Lenten Question 3: “Are you able to drink this cup?”
The 1950’s were great. In fact, probably the high point of human society. Of the many wonders of the decade, the advent of mass produced home appliances has to rank pretty highly. They revolutionized home life by making mundane tasks faster and easier than ever before, so that we now have time to sit in opposite corners from one another and connect with “friends” over Facebook. Or read blogs, which are also a thing of the past.
It’s not just that we got more time, it’s that our whole outlook on life changed. Is something mundane? There must be a way to fix that. Is something painful? There must be a way to make it painless. Clean house, well-adjusted children, meaningful life–all provided at the lowest possible cost and the fastest possible delivery. And if any of those things aren’t happening, then maybe it’s time for the new model to be picked up from Sear’s. That should fix it.
When we become conditioned to seeing the world in this way, it makes sense that it will work to preach Jesus as the low cost, high yield appliance for spiritual living. He can be designed not to clash with the decor, and his reliability is excellent. He may not blend ice cubes into a smoothy or make you rich, but there are other appliances for those sorts of things, and you’re free to pile them onto the counter to use at your discretion. He slices and dices and wait–there’s more. How much would you expect to pay? $99.95? $49.95? How about absolutely free! Just make the call, schedule the delivery, and enjoy the benefits right away.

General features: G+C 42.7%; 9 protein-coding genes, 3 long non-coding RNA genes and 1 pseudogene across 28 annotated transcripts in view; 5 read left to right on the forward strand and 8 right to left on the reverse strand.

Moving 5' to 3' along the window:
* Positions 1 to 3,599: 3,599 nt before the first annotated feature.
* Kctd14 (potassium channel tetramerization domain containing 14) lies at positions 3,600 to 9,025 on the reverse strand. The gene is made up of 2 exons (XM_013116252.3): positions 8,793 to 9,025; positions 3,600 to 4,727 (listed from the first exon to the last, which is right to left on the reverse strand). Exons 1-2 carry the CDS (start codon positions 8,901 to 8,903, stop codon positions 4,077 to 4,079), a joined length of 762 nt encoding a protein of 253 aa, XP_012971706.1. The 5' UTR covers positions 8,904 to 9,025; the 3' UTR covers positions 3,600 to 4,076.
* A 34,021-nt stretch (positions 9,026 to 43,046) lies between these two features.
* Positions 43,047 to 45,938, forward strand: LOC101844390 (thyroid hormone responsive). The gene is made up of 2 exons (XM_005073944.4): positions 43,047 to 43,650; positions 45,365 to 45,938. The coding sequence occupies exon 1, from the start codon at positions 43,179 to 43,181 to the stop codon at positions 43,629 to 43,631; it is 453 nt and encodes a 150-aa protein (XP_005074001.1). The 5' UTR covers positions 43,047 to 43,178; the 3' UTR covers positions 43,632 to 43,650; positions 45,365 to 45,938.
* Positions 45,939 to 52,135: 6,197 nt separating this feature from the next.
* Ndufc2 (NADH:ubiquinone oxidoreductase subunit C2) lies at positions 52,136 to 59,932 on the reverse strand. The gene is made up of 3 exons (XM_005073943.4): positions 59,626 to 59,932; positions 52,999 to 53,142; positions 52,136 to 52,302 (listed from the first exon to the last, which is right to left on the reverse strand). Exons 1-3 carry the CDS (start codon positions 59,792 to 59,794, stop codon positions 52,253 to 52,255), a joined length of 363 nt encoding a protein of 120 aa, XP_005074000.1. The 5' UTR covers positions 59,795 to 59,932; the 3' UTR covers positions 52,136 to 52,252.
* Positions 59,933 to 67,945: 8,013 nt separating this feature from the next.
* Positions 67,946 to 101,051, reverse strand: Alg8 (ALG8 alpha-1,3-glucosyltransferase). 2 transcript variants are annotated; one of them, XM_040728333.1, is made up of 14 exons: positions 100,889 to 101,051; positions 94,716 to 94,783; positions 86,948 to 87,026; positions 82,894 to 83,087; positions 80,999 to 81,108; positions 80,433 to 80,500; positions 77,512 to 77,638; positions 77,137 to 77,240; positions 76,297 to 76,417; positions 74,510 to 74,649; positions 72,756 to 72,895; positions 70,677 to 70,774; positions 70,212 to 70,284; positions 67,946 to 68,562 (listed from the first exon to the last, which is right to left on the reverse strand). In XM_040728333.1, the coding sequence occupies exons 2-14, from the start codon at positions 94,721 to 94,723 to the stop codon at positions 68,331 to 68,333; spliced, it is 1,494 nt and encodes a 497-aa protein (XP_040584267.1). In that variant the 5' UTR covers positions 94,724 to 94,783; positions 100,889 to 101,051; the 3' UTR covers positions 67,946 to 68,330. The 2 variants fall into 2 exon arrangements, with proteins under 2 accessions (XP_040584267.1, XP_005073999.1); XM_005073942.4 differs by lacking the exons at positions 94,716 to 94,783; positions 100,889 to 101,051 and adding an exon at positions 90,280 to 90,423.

This is kind of the typical rant against consumeristic American Christianity, I know. That’s why I want to pause to offer an encouragement: The disciples were just as bad as us. Now you have to admit, that’s pretty encouraging. We are in the company of James and John and the rest. Kind of like finding out you share a birthday with Doug E. Fresh: It doesn’t mean I can beatbox, but it still makes me feel good.
James and John wanted it all, so one day they asked for it. After all, they had just seen Blind Bartimaeus get what he wanted and they thought, let’s ask if we can have candy for dinner while Dad’s in a good mood. Actually, Matthew tells us it was their mom who asked Jesus. I love that Matthew, another one of the disciples, includes that little tidbit–maybe as a bit of a jab? “James and John, spoiled brats sucking on their juice boxes while their helicopter mom tries to make sure they graduate valedictorian and salutatorian. You know the type….” Yeah, we do!
They want to jump straight to the power, the victory, the glory. Jesus asks them, “Are you able to drink this cup?” There’ll be no opting out of the cross. No meeting Jesus as he’s coming out of the tomb, after the whole bloody mess of Good Friday is cleaned up. Being raised from the dead presupposes dying on the cross, as one of my favorite Nietzsche quotes says, “Only where there are graves can there be resurrection.”
Am I able to drink this cup? How about just a sip? Maybe that’s why our communion cups are so small. No need to drink deeply of the suffering servant. Just a taste will keep us honest as we pay homage. A reminder that he suffered for a few hours one day, and that a few unfortunate souls still suffer today. A call to make the world better so no one has to suffer anymore. Ease the pain. Go through the motions with a wink. Jesus feels my pain, and I feel his. He died in agony. I’m stuck in a traffic jam. The crosses we bear.
Select the two day shipping option, and it will all be over soon. A life back in order, full of spiritual blessings dispensed at my leisure. The appliance comes with a manual, but it’s pretty long and technical in parts–pretty sure it was translated from some foreign language. We’ll consult it if there’s a problem, or if we need to invoke the warranty.